There is no definitive description for stress! It is any change, internal or external, positive or negative, to which a person must adapt. Simply, "stress is anything that causes physical and/or mental wear and tear on the body and mind" (Joyce V. Fetro, Personal & Social Skills, 2000).

Starting a career in Medicine is indeed full of stress. Even before our students start the official first day in school, they were given this very relevant briefing to help them cope with the demands of their medical education.

On June 10, 2011, incoming first-year medical students were formally oriented on the uermmmc Medical curriculum. As part of their preparation to enter medical school, the Mentoring Committee was tasked to provide them with this activity, which included both a Stress and Time Management Seminar and an orientation to the Mentoring Program of the institution.

Our speaker for the seminar was our energetic then-incumbent Dean of the UERMMMCI Graduate school, Dr. Teresa L. Yap, who is also the adviser of the committee.

Among the highlights of the seminar were as follows: Time is a valuable resource. Managing a medical student's time wisely will reap positive benefits like efficiency, effectiveness, productivity.

Effective time management tips were shared, which included these:

  1. Plan your day.
  2. Set achievable goals.
  3. Don't waste time making excuses for not doing something.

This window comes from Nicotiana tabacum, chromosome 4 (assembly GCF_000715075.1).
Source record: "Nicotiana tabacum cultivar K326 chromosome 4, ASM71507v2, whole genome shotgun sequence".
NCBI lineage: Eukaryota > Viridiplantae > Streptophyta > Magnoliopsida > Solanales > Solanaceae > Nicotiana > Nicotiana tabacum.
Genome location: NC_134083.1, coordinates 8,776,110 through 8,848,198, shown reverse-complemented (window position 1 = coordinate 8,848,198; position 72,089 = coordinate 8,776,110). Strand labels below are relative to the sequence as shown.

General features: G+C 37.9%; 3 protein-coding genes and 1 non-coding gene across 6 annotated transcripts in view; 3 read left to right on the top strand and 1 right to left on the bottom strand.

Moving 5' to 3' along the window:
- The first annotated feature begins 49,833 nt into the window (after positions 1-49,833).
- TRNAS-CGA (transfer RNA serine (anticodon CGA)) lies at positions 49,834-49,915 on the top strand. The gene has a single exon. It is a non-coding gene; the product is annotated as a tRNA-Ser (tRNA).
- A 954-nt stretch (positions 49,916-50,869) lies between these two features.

General behaviors and techniques that will help students manage stress are as follows:

  1. Eat healthy meals with plenty of fruits and vegetables.
  2. Maintain a daily routine and schedule.
  3. Exercise regularly.
  4. Avoid caffeine.
  5. Do things you enjoy.
  6. Get good amounts of rest and sleep.
  7. Avoid alcohol, tobacco and drugs.
  8. State feelings in a clear way.
  9. Decrease negative self-talk.
  10. Be with friends who help you cope in a positive way.
  11. Learn relaxation techniques.
  12. Talk to caring adults.
  13. Enjoy humor and laughter.
  14. Most importantly, PRAY.

The college of Medicine's Mentoring Program was likewise introduced, to further assist the College's new freshmen to overcome the hurdles of medical studies.

The objectives of the program were presented as well. These are:

  1. Develop relationships with physicians in the UERM community who can encourage, guide and advise the
    medical students.
  2. Enhance student-faculty communications on the challenges of the medical course.
  3. Identify factors affecting students' adjustment to medical school.
  4. Provide exchange of experiences among physicians and students.
  5. Follow students' progress in the medical course.

The mentoring committee will strive hard to achieve the objectives of the program. With the help of our faculty mentors, we are truly hopeful that this program will achieve success as we look forward to seeing our students graduate and become the best doctors who can make their mark for themselves and for UERMMMCI.


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